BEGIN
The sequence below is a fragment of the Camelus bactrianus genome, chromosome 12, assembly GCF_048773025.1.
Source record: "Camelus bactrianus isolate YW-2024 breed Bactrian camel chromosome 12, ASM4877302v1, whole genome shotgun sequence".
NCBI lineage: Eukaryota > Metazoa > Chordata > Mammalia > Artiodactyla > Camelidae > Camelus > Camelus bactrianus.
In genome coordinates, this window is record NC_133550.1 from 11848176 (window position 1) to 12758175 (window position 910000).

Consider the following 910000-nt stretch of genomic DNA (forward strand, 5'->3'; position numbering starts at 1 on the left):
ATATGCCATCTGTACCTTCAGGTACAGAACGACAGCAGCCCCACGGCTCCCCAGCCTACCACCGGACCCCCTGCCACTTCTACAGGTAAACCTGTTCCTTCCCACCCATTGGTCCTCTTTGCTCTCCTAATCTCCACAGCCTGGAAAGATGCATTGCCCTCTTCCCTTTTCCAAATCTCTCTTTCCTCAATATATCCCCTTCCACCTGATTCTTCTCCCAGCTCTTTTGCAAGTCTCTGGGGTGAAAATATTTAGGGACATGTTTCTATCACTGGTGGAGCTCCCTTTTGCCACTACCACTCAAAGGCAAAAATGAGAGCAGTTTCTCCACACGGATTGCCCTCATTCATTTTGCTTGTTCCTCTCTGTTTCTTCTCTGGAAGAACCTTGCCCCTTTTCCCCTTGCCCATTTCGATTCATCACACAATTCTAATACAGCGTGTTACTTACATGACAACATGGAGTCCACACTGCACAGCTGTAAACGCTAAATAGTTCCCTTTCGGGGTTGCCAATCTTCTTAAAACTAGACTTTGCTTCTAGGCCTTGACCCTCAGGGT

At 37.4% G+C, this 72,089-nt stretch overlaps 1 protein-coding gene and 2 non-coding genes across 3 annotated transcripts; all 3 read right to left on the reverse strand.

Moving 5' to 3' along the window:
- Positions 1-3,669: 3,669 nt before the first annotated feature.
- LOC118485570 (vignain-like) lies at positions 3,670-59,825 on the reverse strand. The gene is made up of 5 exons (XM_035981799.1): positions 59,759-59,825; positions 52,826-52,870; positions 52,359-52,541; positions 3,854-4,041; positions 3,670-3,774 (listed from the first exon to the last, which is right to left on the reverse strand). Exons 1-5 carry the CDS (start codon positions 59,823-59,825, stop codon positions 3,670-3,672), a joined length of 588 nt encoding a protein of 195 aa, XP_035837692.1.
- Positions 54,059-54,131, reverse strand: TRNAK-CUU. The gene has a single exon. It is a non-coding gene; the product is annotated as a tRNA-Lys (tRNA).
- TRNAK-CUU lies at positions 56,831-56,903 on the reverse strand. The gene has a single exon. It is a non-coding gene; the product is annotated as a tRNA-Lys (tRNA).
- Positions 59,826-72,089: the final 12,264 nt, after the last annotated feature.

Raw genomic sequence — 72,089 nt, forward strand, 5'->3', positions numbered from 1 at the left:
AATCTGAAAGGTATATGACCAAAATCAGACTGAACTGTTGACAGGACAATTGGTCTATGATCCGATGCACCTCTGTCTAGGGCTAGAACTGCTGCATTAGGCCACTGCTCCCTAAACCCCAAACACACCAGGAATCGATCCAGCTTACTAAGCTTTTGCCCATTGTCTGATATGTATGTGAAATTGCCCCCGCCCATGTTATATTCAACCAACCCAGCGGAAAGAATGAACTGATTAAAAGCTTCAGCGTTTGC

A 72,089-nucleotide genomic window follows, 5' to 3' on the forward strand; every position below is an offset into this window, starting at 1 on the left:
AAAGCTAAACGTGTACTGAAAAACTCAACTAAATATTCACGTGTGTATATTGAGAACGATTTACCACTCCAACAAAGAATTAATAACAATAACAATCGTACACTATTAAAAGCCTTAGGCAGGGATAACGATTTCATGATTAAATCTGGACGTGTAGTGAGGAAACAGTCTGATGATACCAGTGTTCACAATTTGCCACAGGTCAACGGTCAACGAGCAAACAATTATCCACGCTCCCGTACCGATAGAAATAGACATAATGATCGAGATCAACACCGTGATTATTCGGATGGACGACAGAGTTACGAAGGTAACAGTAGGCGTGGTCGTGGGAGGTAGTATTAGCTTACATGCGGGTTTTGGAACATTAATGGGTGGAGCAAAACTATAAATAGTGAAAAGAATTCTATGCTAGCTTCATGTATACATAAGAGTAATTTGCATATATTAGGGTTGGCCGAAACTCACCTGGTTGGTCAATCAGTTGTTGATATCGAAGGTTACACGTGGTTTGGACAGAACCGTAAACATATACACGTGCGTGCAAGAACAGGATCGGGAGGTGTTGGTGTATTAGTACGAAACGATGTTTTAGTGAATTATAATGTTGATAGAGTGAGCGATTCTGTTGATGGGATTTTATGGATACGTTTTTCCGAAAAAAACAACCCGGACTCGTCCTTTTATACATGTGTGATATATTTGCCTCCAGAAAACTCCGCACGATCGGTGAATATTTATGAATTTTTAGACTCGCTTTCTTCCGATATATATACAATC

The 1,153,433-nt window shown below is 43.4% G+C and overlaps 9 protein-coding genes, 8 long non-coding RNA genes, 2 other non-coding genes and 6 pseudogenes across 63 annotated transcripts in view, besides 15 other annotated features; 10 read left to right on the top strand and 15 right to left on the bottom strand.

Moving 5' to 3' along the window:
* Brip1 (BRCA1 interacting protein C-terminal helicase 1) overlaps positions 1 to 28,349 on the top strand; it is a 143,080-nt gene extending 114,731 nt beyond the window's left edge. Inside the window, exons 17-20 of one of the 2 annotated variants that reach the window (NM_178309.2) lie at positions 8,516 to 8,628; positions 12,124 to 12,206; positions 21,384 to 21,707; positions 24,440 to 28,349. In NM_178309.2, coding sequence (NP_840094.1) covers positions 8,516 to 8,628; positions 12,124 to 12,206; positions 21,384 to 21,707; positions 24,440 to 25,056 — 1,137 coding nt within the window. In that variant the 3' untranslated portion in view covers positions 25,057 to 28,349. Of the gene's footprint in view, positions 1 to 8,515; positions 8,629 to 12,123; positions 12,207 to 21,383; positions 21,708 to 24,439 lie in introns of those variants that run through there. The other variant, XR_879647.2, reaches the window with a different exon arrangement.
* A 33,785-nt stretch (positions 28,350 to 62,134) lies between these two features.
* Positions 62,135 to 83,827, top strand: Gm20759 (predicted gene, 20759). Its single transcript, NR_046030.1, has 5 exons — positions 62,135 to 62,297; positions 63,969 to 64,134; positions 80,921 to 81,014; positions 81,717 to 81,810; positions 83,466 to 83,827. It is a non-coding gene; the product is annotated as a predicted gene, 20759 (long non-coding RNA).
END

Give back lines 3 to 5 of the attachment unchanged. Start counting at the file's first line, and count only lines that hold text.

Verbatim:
NCBI lineage: Eukaryota > Metazoa > Chordata > Mammalia > Artiodactyla > Camelidae > Camelus > Camelus bactrianus.
In genome coordinates, this window is record NC_133550.1 from 11848176 (window position 1) to 12758175 (window position 910000).

Consider the following 910000-nt stretch of genomic DNA (forward strand, 5'->3'; position numbering starts at 1 on the left):